The SNCC's rise and fall coincided with the evolution of the black struggles of the 1960s. SNCC initially drew inspiration and ideas from the American tradition of religious radicalism. SNCC workers epitomized the militant mood of black people, particularly those in the most racially repressive regions of the Black Belt. SNCC "freedom fighters" acquired a singular mystique, based on their rebelliousness and their commitment to humanistic ideals.
The NAACP favored trial cases, and SCLC moved slowly because of the many ministerial denominations in the coalition. SNCC members, on the other hand, held faith in the power of the grassroots movement to effect social change.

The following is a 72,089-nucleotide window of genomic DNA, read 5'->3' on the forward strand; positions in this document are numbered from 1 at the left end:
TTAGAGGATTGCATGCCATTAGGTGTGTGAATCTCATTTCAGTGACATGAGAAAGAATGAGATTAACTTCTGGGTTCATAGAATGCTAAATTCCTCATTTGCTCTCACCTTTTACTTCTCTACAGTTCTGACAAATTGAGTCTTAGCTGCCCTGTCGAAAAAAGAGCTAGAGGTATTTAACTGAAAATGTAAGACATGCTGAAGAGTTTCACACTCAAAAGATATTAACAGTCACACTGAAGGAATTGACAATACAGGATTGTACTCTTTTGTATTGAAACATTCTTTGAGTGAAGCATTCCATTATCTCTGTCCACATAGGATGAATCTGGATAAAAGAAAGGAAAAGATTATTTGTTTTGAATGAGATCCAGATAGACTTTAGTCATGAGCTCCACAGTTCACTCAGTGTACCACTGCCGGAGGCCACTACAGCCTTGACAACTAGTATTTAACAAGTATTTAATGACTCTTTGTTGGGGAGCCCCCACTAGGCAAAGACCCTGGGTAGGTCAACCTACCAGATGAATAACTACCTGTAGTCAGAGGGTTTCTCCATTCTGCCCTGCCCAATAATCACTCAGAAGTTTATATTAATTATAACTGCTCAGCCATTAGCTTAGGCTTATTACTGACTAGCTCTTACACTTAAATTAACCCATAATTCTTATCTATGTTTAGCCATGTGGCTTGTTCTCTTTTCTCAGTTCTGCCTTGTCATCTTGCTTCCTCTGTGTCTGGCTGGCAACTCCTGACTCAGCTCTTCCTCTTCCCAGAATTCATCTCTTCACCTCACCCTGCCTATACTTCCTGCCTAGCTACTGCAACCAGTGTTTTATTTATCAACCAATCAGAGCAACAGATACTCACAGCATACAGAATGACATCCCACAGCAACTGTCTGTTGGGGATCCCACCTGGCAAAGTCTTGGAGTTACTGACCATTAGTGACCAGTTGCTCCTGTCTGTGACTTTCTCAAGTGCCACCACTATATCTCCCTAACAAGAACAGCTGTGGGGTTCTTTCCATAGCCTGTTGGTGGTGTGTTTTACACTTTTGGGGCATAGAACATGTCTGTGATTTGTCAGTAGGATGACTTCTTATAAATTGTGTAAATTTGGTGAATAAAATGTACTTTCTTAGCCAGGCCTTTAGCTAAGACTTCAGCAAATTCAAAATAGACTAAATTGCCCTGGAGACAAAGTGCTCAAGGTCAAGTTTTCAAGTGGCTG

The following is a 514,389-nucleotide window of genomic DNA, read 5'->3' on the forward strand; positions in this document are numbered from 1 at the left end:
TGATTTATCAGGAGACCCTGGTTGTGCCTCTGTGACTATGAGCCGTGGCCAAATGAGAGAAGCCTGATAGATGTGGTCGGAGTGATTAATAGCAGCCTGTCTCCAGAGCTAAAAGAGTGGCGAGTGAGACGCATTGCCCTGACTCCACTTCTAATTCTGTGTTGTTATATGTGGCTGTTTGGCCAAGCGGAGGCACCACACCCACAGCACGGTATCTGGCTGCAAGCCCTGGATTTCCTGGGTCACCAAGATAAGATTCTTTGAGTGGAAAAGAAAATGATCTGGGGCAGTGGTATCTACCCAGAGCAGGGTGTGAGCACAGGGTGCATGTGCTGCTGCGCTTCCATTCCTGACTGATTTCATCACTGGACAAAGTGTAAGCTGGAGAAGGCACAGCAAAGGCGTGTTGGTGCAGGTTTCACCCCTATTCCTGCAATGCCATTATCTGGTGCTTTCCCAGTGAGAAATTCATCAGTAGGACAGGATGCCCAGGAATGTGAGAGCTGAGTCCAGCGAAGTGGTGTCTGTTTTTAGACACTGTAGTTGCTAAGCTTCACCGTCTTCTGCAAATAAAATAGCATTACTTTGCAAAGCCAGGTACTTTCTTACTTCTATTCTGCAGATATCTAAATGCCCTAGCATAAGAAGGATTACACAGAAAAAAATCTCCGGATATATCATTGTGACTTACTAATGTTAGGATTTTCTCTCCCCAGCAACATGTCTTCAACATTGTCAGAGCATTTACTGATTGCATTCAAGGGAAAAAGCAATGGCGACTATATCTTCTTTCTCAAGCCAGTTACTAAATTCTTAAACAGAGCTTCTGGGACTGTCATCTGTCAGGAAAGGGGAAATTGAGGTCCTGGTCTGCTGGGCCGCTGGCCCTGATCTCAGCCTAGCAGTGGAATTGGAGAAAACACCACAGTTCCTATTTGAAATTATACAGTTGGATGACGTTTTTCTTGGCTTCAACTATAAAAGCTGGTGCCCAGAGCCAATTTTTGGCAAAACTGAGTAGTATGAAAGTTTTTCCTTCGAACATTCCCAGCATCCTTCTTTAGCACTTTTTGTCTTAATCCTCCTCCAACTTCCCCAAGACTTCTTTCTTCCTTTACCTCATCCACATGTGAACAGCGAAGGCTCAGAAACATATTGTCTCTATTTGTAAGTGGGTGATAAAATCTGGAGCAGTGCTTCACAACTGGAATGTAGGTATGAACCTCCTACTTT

In the fall of1963, they organized the Freedom Ballot in the state of Mississippi, where racial oppression was particularly severe. Joined by blacks and whites from the North, ministers and members went door-to-door in Mississippi, convincing black residents that they could control political power if they could only find the courage to vote. They succeeded - 80,000 black ballots were cast in the elections of 1964. Nevertheless, at the National Democratic Convention, Mississippi blacks were barred from seats as delegates. That action led to a bitterness and righteous anger that would play into the hands of those opposed to nonviolent strategies.